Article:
Kiowa Hymn Singing
In an effort to inform the public about services, programs, and resources available through the AIRC, an e-newsletter is released each month. Please feel free to forward the newsletters to others who might be interested or benefit from the information.
Established in 2003, the mission of the American Indian Resource Center (AIRC) is to provide cultural, educational and informational resources, programming, activities,and services highlighting the American Indian heritage. The Center provides access to more than 4,000 books, magazines, newspapers, and media for adults and children by and about American Indians.
The logo design representing the American Indian Resource Center is a turtle logo surrounded by a circle. The turtle is a stylized representation of an engraved shell figurine pendant found at the Spiro Mounds archaeological site in Spiro, Oklahoma. (see The Spiro Ceremonial Center, James A. Brown. University of Michigan, Memoirs of the Museum of Anthropology, Number 29, 1996, p. 597).
Artifacts found at the Spiro site indicate that prehistoric Spiro people created a sophisticated culture which influenced the entire Southeast.
The image also pays tribute to the beginnings of Tulsa. “Tulsa's first "town council" meeting in 1836, under an oak tree which still stands on a hill near the downtown area, was presided over by Archie Yahola, a full blooded Creek Indian and chief of the Tulsa Lochapokas. The name Tulsa was derived from "tallasi," a contraction of the Creek "Tullahassee" or "tallahassee," meaning "old town.“ (City of Tulsa)
Surrounding the turtle is a circle, a symbol common to American Indian cultures. The circle suggests continuity, wholeness and interconnectedness. The history of American Indians is integral to American history as well as the history and culture of Oklahoma.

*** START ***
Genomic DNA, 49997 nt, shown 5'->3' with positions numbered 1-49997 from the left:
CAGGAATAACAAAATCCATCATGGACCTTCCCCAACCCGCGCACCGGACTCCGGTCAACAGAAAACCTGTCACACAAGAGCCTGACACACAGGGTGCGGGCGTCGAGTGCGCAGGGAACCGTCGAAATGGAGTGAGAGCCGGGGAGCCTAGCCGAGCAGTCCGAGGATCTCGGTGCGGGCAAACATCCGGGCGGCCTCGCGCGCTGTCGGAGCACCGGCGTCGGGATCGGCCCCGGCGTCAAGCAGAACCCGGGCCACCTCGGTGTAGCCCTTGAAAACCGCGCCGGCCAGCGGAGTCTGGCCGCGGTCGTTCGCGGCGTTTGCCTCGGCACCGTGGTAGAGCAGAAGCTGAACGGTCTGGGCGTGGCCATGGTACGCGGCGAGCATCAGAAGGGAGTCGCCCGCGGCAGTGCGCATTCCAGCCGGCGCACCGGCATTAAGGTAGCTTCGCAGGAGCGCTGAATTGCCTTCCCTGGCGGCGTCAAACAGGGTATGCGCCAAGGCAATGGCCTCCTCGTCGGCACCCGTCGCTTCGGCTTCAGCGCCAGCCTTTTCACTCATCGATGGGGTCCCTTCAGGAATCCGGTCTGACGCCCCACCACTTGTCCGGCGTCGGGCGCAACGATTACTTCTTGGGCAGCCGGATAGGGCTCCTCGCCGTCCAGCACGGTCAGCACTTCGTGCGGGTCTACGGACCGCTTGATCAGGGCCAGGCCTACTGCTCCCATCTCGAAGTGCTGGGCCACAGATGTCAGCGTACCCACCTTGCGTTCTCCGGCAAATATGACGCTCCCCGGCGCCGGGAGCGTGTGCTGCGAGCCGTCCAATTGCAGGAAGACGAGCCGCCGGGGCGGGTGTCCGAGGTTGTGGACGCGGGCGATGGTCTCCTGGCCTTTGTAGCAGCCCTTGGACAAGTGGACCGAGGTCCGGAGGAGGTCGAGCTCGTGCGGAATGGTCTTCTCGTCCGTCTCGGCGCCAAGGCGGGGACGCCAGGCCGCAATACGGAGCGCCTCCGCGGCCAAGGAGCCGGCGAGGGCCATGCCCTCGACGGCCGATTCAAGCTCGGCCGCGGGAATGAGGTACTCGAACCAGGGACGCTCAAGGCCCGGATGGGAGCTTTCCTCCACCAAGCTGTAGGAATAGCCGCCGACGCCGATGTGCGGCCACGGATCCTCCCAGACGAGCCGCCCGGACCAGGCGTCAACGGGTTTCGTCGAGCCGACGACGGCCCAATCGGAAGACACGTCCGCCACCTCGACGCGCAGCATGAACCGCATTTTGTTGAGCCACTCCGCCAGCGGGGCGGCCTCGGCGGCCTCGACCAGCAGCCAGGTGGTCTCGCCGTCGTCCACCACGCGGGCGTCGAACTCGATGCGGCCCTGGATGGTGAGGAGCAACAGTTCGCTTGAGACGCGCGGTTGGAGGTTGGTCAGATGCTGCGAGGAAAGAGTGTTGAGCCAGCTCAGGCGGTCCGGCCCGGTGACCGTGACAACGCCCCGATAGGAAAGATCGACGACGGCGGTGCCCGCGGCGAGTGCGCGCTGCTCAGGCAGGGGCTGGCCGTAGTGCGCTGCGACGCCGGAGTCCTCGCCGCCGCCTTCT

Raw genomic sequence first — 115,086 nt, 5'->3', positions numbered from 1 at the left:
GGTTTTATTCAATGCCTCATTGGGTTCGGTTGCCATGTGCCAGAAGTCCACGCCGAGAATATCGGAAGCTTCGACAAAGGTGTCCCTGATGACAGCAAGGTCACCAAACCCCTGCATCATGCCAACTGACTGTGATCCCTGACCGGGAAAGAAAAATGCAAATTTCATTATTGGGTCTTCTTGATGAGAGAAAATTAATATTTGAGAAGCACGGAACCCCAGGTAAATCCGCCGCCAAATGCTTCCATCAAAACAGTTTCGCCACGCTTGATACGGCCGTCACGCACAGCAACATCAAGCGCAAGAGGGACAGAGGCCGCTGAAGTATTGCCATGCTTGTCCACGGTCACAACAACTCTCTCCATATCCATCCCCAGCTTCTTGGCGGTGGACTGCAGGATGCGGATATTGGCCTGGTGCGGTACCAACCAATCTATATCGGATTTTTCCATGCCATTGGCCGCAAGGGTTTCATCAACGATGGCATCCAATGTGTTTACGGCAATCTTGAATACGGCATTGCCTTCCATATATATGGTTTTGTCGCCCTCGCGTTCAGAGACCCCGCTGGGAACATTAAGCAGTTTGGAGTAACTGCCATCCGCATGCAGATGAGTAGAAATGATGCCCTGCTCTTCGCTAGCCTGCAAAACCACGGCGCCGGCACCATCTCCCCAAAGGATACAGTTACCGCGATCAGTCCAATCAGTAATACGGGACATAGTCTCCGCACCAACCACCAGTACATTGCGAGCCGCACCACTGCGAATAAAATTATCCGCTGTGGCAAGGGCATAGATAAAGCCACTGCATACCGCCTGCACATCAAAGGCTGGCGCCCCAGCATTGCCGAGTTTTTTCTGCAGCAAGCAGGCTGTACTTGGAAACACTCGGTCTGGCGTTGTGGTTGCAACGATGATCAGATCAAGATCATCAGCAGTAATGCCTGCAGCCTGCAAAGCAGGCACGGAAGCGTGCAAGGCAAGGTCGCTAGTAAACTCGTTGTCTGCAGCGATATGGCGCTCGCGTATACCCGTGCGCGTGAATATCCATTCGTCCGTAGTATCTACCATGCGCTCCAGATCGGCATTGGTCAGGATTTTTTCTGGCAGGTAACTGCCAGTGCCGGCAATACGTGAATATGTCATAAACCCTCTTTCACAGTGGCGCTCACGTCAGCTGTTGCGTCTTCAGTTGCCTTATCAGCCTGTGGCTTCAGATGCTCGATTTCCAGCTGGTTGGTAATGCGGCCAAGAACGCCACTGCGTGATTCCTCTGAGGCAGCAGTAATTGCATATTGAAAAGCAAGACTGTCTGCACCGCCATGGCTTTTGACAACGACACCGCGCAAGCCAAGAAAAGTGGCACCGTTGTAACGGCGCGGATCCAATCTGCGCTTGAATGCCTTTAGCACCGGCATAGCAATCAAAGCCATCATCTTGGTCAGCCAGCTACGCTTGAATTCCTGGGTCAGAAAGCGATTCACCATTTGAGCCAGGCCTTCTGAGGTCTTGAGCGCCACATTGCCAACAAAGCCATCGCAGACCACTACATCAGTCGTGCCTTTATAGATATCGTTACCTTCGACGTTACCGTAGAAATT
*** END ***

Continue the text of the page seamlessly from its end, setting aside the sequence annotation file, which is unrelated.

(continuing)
James L. Henkle, associate professor of the school of art at the University of Oklahoma designed the screen on commission from the Tulsa Historical Society. In the center of the screen is a stylized turtle, made of oxidized copper. Surrounding it, in braised brass, polished brass and copper, are flame forms representing the sacred fire of the Creek Indians, Tulsa’s first citizens. The screen weighs more than 500 pounds...
The bronze plaque mounted on the oak leaves of the screen was originally placed on the Council Oak Tree (18 Street and South Cheyenne Avenue) by the Tulsa D.A.R. chapter in 1923. In 1965 the plaque was given to the Tulsa Historical Society for fear of it being vandalized. On July 1, 1965, the plaque and “Place of the Turtles” screen was dedicated on the 3rd floor of the Central Library to identify the then location of the Tulsa County Historical Society headquarters and archives.
Source: Tulsa World, May 1, 1965; p. 1; Tulsa County Historical Society Dedicatory Program, July 1, 1965.
In May 2013, the American Indian Resource Center moved from Central Library to Zarrow Regional Library (2224 W. 54th ST, Tulsa). Central Library closed in August 2013 for a two-year major renovation. In March 2014 the ‘Place of the Turtles’ screen was erected at Zarrow Regional Library. The American Indian Resource Center and its Turtle screen will remain at Zarrow Regional Library.
Funding AIRC Programs & Events
AIRC programs and events are community funded by people like you. If you would like to support the AIRC please contact the Tulsa Library Trust.
Projects & Programs Sponsored by
AIRC Song (mp3)
The Center is privileged to have its own theme song composed by Jay Mule with lyrics provided by Warren Pratt, Jr in the Pawnee language. The song is about "The turtle is always the smartest of animals"